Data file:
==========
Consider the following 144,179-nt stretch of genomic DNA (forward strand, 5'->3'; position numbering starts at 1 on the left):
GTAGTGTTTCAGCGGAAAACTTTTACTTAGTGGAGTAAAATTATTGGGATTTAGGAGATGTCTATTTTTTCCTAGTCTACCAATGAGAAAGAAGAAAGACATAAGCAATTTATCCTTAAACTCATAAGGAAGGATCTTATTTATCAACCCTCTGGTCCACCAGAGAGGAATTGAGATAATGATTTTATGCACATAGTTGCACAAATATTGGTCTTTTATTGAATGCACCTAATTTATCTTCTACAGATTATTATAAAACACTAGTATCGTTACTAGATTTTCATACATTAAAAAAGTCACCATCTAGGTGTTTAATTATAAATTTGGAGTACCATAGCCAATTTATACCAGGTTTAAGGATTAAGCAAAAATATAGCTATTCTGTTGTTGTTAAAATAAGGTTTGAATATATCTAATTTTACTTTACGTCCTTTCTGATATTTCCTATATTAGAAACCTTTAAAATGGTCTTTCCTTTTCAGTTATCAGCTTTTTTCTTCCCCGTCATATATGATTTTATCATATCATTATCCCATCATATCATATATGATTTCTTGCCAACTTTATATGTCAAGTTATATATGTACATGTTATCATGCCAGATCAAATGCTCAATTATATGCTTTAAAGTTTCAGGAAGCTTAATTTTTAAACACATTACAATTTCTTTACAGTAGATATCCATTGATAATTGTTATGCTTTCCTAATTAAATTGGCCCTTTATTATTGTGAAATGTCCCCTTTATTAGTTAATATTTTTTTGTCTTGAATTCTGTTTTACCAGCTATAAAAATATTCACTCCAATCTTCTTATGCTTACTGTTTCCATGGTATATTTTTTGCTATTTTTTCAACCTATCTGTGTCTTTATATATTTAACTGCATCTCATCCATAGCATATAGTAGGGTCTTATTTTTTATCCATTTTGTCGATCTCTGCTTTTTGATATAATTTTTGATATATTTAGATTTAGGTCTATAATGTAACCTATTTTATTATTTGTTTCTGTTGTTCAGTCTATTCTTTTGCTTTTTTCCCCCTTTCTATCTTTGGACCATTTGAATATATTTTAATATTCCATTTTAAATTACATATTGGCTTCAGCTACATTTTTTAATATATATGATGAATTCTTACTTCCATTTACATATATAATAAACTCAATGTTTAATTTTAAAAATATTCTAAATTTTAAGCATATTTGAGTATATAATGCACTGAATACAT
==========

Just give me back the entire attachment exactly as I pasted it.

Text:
Consider the following 144,179-nt stretch of genomic DNA (forward strand, 5'->3'; position numbering starts at 1 on the left):
GTAGTGTTTCAGCGGAAAACTTTTACTTAGTGGAGTAAAATTATTGGGATTTAGGAGATGTCTATTTTTTCCTAGTCTACCAATGAGAAAGAAGAAAGACATAAGCAATTTATCCTTAAACTCATAAGGAAGGATCTTATTTATCAACCCTCTGGTCCACCAGAGAGGAATTGAGATAATGATTTTATGCACATAGTTGCACAAATATTGGTCTTTTATTGAATGCACCTAATTTATCTTCTACAGATTATTATAAAACACTAGTATCGTTACTAGATTTTCATACATTAAAAAAGTCACCATCTAGGTGTTTAATTATAAATTTGGAGTACCATAGCCAATTTATACCAGGTTTAAGGATTAAGCAAAAATATAGCTATTCTGTTGTTGTTAAAATAAGGTTTGAATATATCTAATTTTACTTTACGTCCTTTCTGATATTTCCTATATTAGAAACCTTTAAAATGGTCTTTCCTTTTCAGTTATCAGCTTTTTTCTTCCCCGTCATATATGATTTTATCATATCATTATCCCATCATATCATATATGATTTCTTGCCAACTTTATATGTCAAGTTATATATGTACATGTTATCATGCCAGATCAAATGCTCAATTATATGCTTTAAAGTTTCAGGAAGCTTAATTTTTAAACACATTACAATTTCTTTACAGTAGATATCCATTGATAATTGTTATGCTTTCCTAATTAAATTGGCCCTTTATTATTGTGAAATGTCCCCTTTATTAGTTAATATTTTTTTGTCTTGAATTCTGTTTTACCAGCTATAAAAATATTCACTCCAATCTTCTTATGCTTACTGTTTCCATGGTATATTTTTTGCTATTTTTTCAACCTATCTGTGTCTTTATATATTTAACTGCATCTCATCCATAGCATATAGTAGGGTCTTATTTTTTATCCATTTTGTCGATCTCTGCTTTTTGATATAATTTTTGATATATTTAGATTTAGGTCTATAATGTAACCTATTTTATTATTTGTTTCTGTTGTTCAGTCTATTCTTTTGCTTTTTTCCCCCTTTCTATCTTTGGACCATTTGAATATATTTTAATATTCCATTTTAAATTACATATTGGCTTCAGCTACATTTTTTAATATATATGATGAATTCTTACTTCCATTTACATATATAATAAACTCAATGTTTAATTTTAAAAATATTCTAAATTTTAAGCATATTTGAGTATATAATGCACTGAATACAT